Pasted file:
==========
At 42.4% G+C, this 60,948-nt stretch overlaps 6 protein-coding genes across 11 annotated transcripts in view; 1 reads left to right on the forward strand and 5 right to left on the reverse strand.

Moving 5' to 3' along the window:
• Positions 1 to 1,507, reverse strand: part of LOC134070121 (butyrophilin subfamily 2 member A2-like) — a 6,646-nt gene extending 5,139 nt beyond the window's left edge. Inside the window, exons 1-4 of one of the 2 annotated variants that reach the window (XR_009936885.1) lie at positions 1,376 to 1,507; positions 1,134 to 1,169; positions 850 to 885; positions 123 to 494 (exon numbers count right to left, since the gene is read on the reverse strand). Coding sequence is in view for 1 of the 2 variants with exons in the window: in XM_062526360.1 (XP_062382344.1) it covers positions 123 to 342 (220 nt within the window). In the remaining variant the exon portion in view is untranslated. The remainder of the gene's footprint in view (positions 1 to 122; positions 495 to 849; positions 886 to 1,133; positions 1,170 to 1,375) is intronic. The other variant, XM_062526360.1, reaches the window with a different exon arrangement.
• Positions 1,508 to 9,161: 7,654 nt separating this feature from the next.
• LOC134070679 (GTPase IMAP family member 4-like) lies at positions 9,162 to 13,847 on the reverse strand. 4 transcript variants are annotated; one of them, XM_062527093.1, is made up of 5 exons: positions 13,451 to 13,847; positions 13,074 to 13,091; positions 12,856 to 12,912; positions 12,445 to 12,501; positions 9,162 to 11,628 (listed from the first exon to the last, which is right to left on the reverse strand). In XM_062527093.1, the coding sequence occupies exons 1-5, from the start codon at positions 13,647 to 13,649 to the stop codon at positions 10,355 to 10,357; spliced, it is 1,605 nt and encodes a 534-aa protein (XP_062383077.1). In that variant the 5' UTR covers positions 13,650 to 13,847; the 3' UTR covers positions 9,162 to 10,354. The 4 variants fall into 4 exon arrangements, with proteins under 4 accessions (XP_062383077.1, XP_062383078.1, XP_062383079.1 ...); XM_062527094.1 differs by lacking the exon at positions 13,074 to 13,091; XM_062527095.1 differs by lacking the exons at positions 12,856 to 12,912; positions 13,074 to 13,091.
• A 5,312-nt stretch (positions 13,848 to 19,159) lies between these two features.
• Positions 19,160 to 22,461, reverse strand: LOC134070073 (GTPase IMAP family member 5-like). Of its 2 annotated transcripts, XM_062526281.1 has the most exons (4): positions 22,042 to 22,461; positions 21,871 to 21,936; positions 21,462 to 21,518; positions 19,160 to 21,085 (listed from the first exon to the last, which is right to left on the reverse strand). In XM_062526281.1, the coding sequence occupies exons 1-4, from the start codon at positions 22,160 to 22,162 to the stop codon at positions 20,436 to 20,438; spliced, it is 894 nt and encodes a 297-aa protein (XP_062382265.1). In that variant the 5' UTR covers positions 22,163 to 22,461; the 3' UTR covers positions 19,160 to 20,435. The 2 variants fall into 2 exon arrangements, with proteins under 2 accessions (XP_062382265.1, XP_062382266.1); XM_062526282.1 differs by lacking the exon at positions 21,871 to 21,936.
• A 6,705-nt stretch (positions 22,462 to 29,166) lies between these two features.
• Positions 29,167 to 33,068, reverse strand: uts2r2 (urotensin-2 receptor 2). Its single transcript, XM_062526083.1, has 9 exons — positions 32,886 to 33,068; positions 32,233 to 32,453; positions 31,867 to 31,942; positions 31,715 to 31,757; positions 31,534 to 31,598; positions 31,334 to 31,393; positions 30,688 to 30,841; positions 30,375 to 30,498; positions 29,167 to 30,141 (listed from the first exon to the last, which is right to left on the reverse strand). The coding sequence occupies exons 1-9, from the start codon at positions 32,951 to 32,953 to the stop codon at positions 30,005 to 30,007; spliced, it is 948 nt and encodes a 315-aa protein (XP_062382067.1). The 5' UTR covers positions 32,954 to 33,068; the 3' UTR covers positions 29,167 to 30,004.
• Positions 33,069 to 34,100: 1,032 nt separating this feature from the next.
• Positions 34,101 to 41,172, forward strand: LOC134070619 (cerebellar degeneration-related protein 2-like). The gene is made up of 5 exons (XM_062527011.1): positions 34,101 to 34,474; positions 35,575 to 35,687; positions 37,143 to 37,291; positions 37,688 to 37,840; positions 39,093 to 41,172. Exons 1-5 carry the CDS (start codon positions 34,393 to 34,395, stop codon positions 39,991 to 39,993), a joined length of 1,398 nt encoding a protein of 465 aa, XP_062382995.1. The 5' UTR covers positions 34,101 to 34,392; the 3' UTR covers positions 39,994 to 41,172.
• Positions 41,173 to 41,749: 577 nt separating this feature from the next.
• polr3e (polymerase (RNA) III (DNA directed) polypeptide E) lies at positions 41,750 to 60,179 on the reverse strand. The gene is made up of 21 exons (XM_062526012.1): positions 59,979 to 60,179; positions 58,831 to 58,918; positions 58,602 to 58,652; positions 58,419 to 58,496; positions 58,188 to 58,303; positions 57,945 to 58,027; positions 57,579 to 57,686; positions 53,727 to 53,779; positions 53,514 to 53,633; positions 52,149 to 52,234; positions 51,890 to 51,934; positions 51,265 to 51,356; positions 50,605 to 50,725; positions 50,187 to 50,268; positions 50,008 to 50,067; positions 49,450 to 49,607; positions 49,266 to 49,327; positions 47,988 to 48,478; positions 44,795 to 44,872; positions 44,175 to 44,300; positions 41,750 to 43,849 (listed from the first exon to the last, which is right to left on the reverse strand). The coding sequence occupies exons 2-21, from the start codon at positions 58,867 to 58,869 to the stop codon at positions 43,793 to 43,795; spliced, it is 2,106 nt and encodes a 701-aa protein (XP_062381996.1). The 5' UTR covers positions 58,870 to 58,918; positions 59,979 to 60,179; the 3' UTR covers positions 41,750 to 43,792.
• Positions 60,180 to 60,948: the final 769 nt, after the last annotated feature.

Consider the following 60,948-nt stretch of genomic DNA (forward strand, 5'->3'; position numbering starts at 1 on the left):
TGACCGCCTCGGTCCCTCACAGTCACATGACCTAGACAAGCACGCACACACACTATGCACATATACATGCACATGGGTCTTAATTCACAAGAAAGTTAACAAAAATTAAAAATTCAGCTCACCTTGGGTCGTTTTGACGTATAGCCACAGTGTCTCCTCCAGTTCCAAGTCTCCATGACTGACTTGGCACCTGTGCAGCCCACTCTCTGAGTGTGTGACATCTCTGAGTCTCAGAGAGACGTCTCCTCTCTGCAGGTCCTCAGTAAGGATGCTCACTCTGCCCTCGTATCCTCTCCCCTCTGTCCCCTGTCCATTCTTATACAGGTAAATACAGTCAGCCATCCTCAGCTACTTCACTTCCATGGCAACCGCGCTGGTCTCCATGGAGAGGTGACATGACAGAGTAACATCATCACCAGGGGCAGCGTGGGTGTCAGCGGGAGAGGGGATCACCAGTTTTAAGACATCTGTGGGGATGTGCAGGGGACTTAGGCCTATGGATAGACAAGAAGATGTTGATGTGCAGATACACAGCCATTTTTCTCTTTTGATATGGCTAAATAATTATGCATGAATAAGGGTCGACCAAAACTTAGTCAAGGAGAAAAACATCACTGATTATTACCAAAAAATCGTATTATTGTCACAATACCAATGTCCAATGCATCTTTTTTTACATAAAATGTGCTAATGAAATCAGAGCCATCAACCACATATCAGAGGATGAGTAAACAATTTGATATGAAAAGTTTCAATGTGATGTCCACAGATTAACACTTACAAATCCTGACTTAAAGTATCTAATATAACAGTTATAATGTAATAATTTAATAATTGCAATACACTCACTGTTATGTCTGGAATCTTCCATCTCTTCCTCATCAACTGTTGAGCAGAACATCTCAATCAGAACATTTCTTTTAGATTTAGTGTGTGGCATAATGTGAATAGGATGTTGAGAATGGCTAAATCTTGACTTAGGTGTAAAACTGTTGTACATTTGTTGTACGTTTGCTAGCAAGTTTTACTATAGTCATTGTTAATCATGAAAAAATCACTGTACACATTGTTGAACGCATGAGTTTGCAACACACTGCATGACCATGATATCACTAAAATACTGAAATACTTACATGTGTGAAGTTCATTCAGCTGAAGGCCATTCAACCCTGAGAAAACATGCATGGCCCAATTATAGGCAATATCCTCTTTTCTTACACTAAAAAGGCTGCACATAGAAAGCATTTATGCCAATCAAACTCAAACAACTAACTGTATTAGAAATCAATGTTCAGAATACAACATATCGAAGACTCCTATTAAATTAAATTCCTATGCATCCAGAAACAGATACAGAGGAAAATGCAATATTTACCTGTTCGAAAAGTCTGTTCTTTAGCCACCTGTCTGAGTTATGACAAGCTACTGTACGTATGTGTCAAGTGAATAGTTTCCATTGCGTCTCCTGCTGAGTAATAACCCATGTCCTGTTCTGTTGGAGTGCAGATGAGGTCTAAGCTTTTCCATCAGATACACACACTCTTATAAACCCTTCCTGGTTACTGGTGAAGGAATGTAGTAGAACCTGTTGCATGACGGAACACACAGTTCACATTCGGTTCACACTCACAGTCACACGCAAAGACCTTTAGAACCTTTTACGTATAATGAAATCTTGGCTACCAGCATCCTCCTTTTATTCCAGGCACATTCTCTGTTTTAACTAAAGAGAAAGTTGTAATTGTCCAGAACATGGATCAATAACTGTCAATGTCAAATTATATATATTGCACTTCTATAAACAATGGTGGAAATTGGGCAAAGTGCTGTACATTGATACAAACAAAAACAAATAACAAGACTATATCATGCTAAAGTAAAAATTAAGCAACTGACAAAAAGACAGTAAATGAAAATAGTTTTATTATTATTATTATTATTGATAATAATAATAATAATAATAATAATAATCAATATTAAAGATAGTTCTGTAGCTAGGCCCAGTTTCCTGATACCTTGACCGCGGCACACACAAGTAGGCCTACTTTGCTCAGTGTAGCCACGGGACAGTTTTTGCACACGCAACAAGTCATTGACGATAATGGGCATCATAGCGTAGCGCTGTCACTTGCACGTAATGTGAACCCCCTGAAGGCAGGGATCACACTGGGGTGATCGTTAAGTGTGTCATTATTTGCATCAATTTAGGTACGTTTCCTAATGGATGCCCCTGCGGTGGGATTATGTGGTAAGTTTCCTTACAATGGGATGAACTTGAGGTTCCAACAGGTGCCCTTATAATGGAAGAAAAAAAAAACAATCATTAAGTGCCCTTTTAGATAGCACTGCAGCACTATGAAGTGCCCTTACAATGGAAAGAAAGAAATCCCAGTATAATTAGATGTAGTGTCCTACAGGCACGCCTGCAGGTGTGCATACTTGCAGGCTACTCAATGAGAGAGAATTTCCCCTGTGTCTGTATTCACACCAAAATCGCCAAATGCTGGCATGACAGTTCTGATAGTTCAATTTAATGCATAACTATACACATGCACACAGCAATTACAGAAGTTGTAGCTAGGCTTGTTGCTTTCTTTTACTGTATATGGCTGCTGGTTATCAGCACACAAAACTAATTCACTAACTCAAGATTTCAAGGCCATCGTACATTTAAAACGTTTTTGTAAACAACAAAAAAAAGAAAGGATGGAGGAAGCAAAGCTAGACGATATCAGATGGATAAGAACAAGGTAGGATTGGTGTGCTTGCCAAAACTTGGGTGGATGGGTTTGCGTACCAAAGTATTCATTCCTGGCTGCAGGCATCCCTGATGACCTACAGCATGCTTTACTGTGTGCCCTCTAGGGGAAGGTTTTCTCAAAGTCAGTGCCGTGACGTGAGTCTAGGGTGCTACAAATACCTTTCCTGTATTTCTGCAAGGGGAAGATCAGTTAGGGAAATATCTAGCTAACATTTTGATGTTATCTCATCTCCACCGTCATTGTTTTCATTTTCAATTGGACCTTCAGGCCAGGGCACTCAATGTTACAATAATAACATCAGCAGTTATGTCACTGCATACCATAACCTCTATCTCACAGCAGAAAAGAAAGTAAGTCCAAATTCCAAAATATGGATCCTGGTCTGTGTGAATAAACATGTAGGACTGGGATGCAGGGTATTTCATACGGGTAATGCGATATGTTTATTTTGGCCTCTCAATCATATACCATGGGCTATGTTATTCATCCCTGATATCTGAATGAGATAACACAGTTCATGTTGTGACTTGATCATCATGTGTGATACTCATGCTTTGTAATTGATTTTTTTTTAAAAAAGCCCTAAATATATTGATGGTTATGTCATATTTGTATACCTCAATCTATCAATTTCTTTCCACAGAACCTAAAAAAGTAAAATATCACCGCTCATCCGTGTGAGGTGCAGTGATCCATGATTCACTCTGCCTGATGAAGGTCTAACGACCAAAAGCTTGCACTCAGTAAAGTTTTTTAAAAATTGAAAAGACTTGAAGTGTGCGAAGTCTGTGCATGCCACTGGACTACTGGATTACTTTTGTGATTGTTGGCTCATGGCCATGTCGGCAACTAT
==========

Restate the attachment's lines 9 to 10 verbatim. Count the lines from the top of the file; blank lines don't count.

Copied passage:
• Positions 29,167 to 33,068, reverse strand: uts2r2 (urotensin-2 receptor 2). Its single transcript, XM_062526083.1, has 9 exons — positions 32,886 to 33,068; positions 32,233 to 32,453; positions 31,867 to 31,942; positions 31,715 to 31,757; positions 31,534 to 31,598; positions 31,334 to 31,393; positions 30,688 to 30,841; positions 30,375 to 30,498; positions 29,167 to 30,141 (listed from the first exon to the last, which is right to left on the reverse strand). The coding sequence occupies exons 1-9, from the start codon at positions 32,951 to 32,953 to the stop codon at positions 30,005 to 30,007; spliced, it is 948 nt and encodes a 315-aa protein (XP_062382067.1). The 5' UTR covers positions 32,954 to 33,068; the 3' UTR covers positions 29,167 to 30,004.
• Positions 33,069 to 34,100: 1,032 nt separating this feature from the next.